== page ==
This week in transport (27 July 2014)

Posted: July 27, 2014 in Transport
Tags: , ,

VIDEO: Sydney Public Transport Is Third World, The Feed (22 July 2014)

Wednesday: 3 new trams for Sydney Light Rail

The first 3 of the 12 new trams ordered for the Sydney Light Rail network arrived this week. These 12 Urbos 3 trams are to replace the existing 11 trams, a mix of Variotram and Urbos 2, currently operating on Sydney’s single light rail line between Central and Dulwich Hill. The 7 original Variotram vehicles date back to the lines opening back in 1997, while the 4 Urbos 2 vehicles were leased as a stop gap measure to provide sufficient rolling stock between the opening of the Dulwich Hill extension and the arrival of the 12 new Urbos 3 trams.

Sydney's light rail fleet. Clockwise from top left: Urbos 3, Urbos 2, Variotram. Click to enlarge. (Sources: Transport for NSW, Transport for NSW, Hourann Bosci.)

Sydney’s light rail fleet. Clockwise from top left: Urbos 3, Urbos 2, Variotram. Click to enlarge. (Sources: Transport for NSW, Transport for NSW, Hourann Bosci.)

Plans to increase peak hour frequencies from one tram every 10 minutes to one tram every 7.5 minutes, as suggested in October 2013, does not appear to have eventuated, with the Transport Minister Gladys Berejiklian confirming that “Under the turn-up-and-go schedule, light rail customers don’t need a timetable, with services every 10 minutes in the peak and real-time information at all the stations” (Source: Transport for NSW).

Friday: Central Station partly shut down

Platforms 25 and 25 at Central Station were shut down, as was the Devonshire Street Tunnel that connects Chalmers Street with Lee Street, after these areas were sprayed with aerosol cans.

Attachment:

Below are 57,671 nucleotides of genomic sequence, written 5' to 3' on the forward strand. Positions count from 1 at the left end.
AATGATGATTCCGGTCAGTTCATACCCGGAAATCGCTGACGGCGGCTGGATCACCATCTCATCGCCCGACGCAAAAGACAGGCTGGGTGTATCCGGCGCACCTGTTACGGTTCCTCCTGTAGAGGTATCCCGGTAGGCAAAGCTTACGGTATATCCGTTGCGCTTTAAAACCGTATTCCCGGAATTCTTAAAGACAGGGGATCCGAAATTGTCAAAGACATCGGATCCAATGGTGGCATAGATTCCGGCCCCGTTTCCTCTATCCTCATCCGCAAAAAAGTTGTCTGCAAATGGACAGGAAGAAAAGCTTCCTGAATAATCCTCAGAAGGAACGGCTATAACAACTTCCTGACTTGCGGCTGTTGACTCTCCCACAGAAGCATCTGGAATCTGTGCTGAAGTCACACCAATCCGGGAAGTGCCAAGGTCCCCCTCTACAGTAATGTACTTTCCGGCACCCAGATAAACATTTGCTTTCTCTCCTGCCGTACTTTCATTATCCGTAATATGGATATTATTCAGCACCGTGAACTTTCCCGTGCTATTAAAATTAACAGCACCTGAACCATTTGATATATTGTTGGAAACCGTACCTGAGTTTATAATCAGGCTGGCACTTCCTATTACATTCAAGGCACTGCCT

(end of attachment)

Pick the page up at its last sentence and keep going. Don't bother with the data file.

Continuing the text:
Members of the public in the area were reported to have subsequently started coughing, with emergency personnel shutting off both areas from public access during the busy evening peak (between around 3:51PM and 6:03PM).

Police arrested the 4 men in relation to the incident, and later charged 1 of them.

  1. Alex says:

    “Plans to increase peak hour frequencies from one tram every 10 minutes to one tram every 7.5 minutes, as suggested in October 2013, does not appear to have eventuated…”

    To be fair, the last sentence of the Minister’s media release does state: “The NSW Government will continue to monitor patronage and as more vehicles become available, look to increase service frequency.”

  2. Simon says:

    The video is right. Many third world countries do have better PT than Sydney, because they have to.

    Sydney does have a third world fare system.

  3. Tim says:

    Are the Variotrams to be scrapped?
    Seems like poor life cycle out of a modern light rail vehicle. I can’t believe they can have been worked too hard and they have spent most time running on an exclusive right of way.
    (I’ve searched the web in vain for an answer. One blogged suggested those Variotrams had problems with their hub motors)

  4. mandonov says:

    I’ll hazard a guess that they’re going to be sent to Newcastle.